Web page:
Domestic natural gas resources in South Africa remain mostly undeveloped because of the high costs of offshore development, lack of coal-bed methane exploration, and the abundance of coal, which has traditionally been the default feedstock. As a result, the development of South Africa’s LNG sector is focused on imports with power generation projects likely serving as anchor customers. Since 2007, South Africa has been experiencing significant power shortages due to the unreliability of an aged coal fleet, which accounts for more than 90% of the country’s generation capacity. While shortages have been abated in the last couple of years with the growth of renewables and subdued industrial demand, imported LNG will provide a more reliable alternative to help meet the country’s long-term power demand. The development of the LNG sector will help replace coal with cleaner LNG and could thus greatly reduce South Africa’s carbon emissions. LNG-fired, dispatchable power plants will also serve as a hedge against intermittent wind and photovoltaic solar power plants. Finally, imported LNG can be a boon to industrial users near potential import hubs such as Coega, Richards Bay, and Saldanha Bay.

Mozambique, on the other hand, has more promising indigenous gas resources coupled with a relatively small domestic energy market, making its gas sector primarily export-focused. Mozambique already exports natural gas to South Africa through a terrestrial pipeline but future growth opportunities will be driven by off-shore LNG export projects. Royalties and taxes on such gas exports will shore up Mozambique’s fiscal and external balances amid an ongoing debt crisis. In addition to budget inflows, downstream gas sector development (which first and foremost will mean the construction of gas-fired power plants) will spur the economy through cheaper and reliable electricity and direct and indirect skilled job creation.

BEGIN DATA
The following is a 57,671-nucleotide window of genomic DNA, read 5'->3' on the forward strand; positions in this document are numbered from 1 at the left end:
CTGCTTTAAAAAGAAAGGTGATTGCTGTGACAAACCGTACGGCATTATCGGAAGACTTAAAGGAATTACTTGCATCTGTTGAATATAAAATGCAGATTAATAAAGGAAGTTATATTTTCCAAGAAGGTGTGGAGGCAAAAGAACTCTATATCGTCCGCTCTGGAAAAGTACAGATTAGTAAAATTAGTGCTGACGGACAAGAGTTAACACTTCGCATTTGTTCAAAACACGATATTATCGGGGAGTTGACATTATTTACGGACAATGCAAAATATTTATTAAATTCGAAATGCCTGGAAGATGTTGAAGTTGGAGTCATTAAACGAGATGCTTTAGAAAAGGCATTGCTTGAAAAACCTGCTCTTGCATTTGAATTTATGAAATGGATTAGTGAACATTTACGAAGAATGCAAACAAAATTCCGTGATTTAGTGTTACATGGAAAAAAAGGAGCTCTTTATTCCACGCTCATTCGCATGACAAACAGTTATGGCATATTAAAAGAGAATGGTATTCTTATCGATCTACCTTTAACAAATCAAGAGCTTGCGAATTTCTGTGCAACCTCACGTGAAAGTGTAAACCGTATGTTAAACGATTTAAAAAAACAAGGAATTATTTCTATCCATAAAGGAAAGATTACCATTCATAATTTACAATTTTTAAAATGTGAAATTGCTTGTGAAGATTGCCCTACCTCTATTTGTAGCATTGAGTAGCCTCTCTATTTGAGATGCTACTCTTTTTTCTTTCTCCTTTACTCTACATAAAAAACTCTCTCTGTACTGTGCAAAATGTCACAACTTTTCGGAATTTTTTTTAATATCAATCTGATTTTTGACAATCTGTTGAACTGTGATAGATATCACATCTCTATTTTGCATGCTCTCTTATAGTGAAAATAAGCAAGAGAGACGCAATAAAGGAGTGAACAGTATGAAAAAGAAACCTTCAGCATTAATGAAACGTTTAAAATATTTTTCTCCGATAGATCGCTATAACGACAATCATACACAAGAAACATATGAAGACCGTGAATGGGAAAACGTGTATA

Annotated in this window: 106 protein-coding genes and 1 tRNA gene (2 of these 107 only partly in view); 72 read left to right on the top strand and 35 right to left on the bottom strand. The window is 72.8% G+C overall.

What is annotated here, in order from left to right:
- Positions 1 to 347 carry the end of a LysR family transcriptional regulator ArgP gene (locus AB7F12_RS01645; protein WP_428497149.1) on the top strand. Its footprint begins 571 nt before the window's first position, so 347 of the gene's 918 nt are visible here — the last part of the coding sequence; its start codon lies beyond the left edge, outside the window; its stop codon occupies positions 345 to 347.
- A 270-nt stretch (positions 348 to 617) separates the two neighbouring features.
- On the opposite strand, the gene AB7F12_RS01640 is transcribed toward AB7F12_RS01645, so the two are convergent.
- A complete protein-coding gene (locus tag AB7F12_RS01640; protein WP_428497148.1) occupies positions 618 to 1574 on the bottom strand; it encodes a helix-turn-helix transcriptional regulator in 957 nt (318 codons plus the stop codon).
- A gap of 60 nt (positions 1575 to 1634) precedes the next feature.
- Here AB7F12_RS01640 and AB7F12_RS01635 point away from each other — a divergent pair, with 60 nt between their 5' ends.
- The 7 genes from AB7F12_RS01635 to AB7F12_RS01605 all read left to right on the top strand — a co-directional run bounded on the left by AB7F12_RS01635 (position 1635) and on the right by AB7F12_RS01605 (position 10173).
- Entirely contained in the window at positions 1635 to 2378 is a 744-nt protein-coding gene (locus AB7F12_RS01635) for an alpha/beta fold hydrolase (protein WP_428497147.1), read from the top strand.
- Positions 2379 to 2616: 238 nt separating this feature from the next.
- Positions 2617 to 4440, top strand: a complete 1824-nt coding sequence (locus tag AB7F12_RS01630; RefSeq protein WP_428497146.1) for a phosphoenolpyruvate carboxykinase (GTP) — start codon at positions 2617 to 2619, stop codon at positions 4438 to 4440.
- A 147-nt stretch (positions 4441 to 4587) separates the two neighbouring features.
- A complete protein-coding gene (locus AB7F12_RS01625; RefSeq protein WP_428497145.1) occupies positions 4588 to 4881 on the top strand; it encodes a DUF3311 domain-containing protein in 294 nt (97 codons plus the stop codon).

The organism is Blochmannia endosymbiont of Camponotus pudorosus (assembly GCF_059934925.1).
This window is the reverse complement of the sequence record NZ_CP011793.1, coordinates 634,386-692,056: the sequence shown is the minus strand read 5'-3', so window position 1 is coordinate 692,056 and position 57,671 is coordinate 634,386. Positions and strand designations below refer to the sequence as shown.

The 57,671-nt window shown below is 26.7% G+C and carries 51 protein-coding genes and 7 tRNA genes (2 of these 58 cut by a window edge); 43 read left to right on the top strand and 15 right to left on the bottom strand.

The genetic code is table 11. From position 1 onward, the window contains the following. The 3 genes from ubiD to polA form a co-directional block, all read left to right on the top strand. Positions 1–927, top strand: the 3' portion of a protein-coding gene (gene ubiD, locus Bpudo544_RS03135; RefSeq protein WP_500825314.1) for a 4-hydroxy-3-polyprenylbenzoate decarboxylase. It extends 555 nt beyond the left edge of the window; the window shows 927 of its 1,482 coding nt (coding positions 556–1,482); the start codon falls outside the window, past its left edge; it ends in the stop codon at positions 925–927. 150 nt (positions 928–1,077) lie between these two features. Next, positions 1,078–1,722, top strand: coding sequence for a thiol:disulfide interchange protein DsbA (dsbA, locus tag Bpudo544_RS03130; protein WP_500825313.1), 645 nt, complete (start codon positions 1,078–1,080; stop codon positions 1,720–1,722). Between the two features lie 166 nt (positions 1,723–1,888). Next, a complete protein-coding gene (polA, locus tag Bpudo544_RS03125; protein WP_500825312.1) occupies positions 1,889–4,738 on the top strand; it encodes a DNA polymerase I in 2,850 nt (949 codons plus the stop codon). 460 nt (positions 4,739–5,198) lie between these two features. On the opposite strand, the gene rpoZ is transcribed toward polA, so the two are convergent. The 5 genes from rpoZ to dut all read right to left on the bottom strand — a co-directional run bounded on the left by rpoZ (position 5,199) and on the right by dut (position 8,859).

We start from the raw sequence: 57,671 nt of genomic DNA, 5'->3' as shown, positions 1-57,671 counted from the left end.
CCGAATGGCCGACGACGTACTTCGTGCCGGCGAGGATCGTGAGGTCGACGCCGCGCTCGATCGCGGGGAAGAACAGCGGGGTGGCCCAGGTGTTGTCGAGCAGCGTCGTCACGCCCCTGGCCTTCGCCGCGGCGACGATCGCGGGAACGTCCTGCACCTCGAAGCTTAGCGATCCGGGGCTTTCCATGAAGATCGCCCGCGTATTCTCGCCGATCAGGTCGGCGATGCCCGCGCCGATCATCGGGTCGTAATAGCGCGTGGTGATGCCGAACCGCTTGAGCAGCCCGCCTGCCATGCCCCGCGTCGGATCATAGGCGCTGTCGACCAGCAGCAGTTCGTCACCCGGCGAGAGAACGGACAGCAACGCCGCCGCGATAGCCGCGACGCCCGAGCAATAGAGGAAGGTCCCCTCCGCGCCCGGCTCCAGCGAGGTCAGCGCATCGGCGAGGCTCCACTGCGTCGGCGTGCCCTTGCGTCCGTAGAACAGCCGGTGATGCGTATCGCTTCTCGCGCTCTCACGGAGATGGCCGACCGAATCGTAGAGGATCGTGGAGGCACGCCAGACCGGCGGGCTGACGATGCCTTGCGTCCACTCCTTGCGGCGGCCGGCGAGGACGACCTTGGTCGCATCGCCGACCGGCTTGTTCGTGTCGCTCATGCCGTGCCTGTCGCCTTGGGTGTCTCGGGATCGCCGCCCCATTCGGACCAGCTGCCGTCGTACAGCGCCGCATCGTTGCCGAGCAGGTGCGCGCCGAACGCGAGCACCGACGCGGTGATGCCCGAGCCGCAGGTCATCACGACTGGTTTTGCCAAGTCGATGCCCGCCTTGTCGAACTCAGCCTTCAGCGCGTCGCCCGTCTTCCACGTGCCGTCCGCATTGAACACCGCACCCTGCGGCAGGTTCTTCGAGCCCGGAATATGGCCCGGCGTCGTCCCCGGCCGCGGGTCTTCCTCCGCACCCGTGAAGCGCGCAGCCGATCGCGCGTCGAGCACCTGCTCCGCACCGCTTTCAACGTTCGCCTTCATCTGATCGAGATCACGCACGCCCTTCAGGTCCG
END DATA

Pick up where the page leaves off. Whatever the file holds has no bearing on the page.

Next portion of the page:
USTDA:

How will LNG projects impact citizens in sub-Saharan Africa?

Delphos International:

Like we have seen in the cases of South Africa (an importer) and Mozambique (an exporter), both LNG exporting and importing countries should expect to see improved electricity reliability, lower electricity costs, greater energy access, and improved employment opportunities. For example, in Mozambique, GE subsidiary, Baker Hughes, has been helping build the infrastructure and develop local expertise to support the installation of a 3.4 million tonnes per annum floating LNG facility connected to six subsea wells. This project is an example of how developing the LNG sector can create local employment opportunities. In fact, 20 local engineers were hired and have received training for this project. Gas exporters such as Mozambique and Tanzania have adopted policies to ensure that a portion of their production is earmarked for domestic consumption. Gas importers such as South Africa, Ghana, and Morocco should see more balanced and sustainable power generation sectors, lower electricity costs to consumers, and economic opportunity through non-power industrial applications.